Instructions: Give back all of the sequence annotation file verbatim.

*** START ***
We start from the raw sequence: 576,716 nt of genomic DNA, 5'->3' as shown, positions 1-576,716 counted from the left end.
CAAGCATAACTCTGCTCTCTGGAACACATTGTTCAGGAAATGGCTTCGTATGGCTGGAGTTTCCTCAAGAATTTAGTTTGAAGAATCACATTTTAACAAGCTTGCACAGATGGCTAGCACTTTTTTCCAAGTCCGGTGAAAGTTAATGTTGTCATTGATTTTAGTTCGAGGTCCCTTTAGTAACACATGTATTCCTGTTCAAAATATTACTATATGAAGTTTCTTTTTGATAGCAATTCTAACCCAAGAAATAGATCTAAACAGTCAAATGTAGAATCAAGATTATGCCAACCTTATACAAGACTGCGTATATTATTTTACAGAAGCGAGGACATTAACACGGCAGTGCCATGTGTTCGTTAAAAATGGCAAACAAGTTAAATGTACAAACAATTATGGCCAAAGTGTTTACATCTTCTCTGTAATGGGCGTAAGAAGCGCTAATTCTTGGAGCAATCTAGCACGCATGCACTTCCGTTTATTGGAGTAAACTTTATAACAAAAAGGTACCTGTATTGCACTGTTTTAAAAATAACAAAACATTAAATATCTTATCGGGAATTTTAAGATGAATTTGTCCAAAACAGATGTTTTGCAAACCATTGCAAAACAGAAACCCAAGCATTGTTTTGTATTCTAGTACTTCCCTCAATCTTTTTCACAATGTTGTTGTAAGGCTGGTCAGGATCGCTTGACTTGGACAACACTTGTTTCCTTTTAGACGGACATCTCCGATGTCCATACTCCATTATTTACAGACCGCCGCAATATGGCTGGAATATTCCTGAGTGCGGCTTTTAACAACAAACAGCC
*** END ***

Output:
We start from the raw sequence: 576,716 nt of genomic DNA, 5'->3' as shown, positions 1-576,716 counted from the left end.
CAAGCATAACTCTGCTCTCTGGAACACATTGTTCAGGAAATGGCTTCGTATGGCTGGAGTTTCCTCAAGAATTTAGTTTGAAGAATCACATTTTAACAAGCTTGCACAGATGGCTAGCACTTTTTTCCAAGTCCGGTGAAAGTTAATGTTGTCATTGATTTTAGTTCGAGGTCCCTTTAGTAACACATGTATTCCTGTTCAAAATATTACTATATGAAGTTTCTTTTTGATAGCAATTCTAACCCAAGAAATAGATCTAAACAGTCAAATGTAGAATCAAGATTATGCCAACCTTATACAAGACTGCGTATATTATTTTACAGAAGCGAGGACATTAACACGGCAGTGCCATGTGTTCGTTAAAAATGGCAAACAAGTTAAATGTACAAACAATTATGGCCAAAGTGTTTACATCTTCTCTGTAATGGGCGTAAGAAGCGCTAATTCTTGGAGCAATCTAGCACGCATGCACTTCCGTTTATTGGAGTAAACTTTATAACAAAAAGGTACCTGTATTGCACTGTTTTAAAAATAACAAAACATTAAATATCTTATCGGGAATTTTAAGATGAATTTGTCCAAAACAGATGTTTTGCAAACCATTGCAAAACAGAAACCCAAGCATTGTTTTGTATTCTAGTACTTCCCTCAATCTTTTTCACAATGTTGTTGTAAGGCTGGTCAGGATCGCTTGACTTGGACAACACTTGTTTCCTTTTAGACGGACATCTCCGATGTCCATACTCCATTATTTACAGACCGCCGCAATATGGCTGGAATATTCCTGAGTGCGGCTTTTAACAACAAACAGCC